By Kelli Lundgren

I get it. We are so busy with life, who has time for politics?  We’re woman and many of us are finalizing our decision right now on who we will vote for for president.  And lately, it looks like many of us are leaning right, toward presidential candidate Mitt Romney, toward change.  I can see the enticement, especially if life just isn’t as good as we had hoped.

Yet, please think about these issues... 

Regarding health care, the Affordable Health Care Act, or rather Obamacare, it's scary, but guess what?  Our college age sons and daughters can now receive health care on our insurance plans versus being vulnerable to a catastrophe without insurance, without a hospital breathing down a family member's neck for payment.  If you are a small business owner, female or male, and have a self-employed insurance policy, you now won’t be dropped from insurance coverage when you get sick because of new rules.  It makes sense.   

And also, women, we have a pre-existing condition according to health insurance companies... we’re women.  This is discriminatory and our President is trying to fix this through his new plan.  And why shouldn’t insurance cover birth control pills?  Do women really exist in a world where decisions are made for us by men as had been touted by the Republican candidates in the primaries?  I think not.  Republican politicians cannot just suddenly shut off all the blather about what a woman can and cannot do and pretend it is an etch-a-sketch moment.

Health care costs are rising.  The root of this problem has not been addressed by either political party.  Yet I do not see Republicans going after the health care industry.  They keep touting “It’s a free market.”   I keep decoding it as, “If you want to live, pay.”  Why vote for this?

As far as the deficit goes, it’s a problem, and it could be another ledge like 2007 if we don’t address it.  However, women, did you know that when our country was led by Ronald Reagan, George Bush Sr., and G.W. Bush we had significant red ink, and with Jimmy Carter and Bill Clinton, black ink?  It's true.  See link.   Romney and Ryan's Republican supply-side economics philosophy (lower federal taxes to boost the economy) has proven to be an insufficient way of balancing the budget.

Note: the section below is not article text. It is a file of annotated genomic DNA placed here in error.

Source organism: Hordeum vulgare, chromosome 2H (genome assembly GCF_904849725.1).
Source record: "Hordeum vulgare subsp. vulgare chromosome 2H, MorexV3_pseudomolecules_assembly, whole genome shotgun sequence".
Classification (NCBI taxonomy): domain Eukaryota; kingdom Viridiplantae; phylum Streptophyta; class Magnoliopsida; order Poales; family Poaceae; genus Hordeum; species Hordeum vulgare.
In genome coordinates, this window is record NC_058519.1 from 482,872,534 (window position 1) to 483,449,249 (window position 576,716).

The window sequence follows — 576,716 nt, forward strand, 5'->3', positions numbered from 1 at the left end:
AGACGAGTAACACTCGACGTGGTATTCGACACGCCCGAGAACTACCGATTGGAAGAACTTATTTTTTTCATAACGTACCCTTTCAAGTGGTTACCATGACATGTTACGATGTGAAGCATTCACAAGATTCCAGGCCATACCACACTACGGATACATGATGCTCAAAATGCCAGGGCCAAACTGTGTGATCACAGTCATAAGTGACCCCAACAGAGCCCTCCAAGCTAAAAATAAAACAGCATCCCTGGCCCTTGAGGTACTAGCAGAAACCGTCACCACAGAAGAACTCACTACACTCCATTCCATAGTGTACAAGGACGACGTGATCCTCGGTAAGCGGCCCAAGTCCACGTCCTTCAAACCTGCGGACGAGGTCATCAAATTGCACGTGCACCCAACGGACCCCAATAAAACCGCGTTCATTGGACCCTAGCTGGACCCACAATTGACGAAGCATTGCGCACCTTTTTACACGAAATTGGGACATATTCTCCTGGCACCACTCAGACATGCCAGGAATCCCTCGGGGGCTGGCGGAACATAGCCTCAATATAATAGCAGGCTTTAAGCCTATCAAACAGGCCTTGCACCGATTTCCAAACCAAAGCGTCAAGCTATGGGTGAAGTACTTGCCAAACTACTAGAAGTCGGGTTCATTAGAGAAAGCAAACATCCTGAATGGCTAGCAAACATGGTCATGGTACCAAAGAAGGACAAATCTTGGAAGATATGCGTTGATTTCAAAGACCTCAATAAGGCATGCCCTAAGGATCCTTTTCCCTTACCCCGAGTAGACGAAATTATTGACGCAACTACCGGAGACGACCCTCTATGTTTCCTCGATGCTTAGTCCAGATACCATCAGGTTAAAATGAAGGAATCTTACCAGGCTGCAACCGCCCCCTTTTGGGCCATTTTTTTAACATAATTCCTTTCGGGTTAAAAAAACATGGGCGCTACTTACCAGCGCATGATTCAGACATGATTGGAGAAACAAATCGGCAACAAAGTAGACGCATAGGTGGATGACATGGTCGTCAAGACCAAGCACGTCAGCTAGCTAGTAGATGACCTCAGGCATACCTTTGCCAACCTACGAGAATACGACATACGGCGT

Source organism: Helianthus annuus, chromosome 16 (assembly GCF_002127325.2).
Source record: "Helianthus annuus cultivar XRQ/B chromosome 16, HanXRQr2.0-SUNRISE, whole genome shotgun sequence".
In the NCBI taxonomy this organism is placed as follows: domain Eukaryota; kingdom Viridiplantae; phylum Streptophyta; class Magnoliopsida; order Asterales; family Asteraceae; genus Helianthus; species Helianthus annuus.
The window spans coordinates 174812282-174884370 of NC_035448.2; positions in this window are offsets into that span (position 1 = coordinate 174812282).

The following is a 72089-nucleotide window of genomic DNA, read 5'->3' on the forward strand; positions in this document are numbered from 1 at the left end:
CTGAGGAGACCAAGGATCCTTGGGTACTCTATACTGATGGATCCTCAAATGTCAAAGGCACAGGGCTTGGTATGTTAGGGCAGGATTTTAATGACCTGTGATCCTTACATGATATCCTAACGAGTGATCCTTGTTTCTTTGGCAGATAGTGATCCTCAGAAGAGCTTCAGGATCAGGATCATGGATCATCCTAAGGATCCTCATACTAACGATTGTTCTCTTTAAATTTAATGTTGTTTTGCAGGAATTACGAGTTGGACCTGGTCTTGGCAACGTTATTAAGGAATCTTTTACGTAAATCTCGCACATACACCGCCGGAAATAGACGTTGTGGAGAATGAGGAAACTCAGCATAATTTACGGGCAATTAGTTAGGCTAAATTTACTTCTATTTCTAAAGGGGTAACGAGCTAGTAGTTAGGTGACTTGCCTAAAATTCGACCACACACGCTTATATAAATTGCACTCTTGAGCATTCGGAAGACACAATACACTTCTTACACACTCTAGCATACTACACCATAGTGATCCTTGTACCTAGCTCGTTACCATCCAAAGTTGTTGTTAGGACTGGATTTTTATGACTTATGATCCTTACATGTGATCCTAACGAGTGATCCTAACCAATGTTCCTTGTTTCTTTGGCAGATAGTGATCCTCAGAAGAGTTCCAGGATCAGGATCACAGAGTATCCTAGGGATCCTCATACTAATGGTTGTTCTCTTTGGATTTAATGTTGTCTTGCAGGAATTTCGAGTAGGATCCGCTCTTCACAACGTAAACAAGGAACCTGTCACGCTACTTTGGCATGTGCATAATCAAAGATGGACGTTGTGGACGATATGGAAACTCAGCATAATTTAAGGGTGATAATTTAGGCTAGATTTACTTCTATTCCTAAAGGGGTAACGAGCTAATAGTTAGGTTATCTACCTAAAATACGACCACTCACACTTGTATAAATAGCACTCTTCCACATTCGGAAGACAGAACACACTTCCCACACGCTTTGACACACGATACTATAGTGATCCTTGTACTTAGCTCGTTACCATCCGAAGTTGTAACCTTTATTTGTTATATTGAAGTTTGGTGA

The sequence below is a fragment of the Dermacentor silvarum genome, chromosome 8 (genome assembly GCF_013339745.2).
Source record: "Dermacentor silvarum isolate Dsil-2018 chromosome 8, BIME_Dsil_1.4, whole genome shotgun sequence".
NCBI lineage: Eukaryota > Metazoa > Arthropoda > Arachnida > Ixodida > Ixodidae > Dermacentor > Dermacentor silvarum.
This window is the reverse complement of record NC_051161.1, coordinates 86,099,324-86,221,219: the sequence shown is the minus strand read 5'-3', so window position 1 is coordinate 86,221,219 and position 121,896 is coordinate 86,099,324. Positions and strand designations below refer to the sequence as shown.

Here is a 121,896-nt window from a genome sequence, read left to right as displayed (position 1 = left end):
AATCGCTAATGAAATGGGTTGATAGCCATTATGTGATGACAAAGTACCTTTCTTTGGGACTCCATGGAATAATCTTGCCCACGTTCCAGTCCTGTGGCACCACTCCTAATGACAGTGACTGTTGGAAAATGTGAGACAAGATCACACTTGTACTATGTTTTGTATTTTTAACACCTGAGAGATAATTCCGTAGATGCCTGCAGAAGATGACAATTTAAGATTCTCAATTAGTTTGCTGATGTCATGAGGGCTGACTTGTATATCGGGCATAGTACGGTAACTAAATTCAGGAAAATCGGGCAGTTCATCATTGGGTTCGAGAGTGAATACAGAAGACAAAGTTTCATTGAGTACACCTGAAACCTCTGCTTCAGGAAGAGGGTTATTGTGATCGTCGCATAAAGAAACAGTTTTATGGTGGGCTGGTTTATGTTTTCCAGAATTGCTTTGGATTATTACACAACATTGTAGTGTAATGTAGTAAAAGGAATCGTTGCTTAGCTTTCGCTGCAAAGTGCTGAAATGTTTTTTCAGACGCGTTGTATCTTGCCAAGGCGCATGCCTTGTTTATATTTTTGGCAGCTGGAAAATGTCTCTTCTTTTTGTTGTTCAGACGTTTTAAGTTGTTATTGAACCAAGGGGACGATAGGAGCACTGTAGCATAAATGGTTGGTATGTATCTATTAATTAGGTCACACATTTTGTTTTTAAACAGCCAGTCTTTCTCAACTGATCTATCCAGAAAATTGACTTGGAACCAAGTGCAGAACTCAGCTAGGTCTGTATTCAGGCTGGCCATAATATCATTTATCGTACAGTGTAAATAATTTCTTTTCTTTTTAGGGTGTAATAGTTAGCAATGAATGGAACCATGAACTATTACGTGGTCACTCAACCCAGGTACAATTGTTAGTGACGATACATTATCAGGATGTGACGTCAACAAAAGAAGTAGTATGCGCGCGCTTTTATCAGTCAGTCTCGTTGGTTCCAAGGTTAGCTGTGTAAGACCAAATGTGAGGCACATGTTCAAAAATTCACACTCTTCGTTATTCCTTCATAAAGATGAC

President Obama inherited an economic disaster in 2008. President G.W. Bush had been spending in the red for years without a recession to stimulate.  Bush spent five trillion dollars off-the-books.  It honestly went on the books when President Obama came into office.  Now, instead of using deficit spending to bolster our country at the start of a recession, the red ink spending was already occurring years previously.   

Romney and Ryan, while running for president and vice president, are not telling us what they intend to do, except to lower taxes even further (lower than current record low rates), increase military spending, and decrease mysterious other expenditures.  Arithmetic says Republicans will not solve our deficit’s pending disaster.

I will tell you this, when Romney and Ryan elude questions on what expenditures they will cut, one that keeps cropping up is the mortgage tax deduction.  If Romney is really planning on eliminating the mortgage tax deduction, it is a slap to the face of the middle class and another potential downturn of our home values.  The very wealthy will be affected little by this, but almost every one of our working class homeowners will.  

I argue right now we are heading out of this recession.  The residential home value and construction world looks promising.  We pivoted into a healthy market finally last June with a shrinkage of homes available on the market, and with some markets turning into sellers' markets.  Demand has finally caught back up to what was excessive inventory, thanks in some part to the federal government offering low interest rates and mortgage bond purchases to free up credit.  Growth in home ownership equities is suddenly healthier.  The future is promising.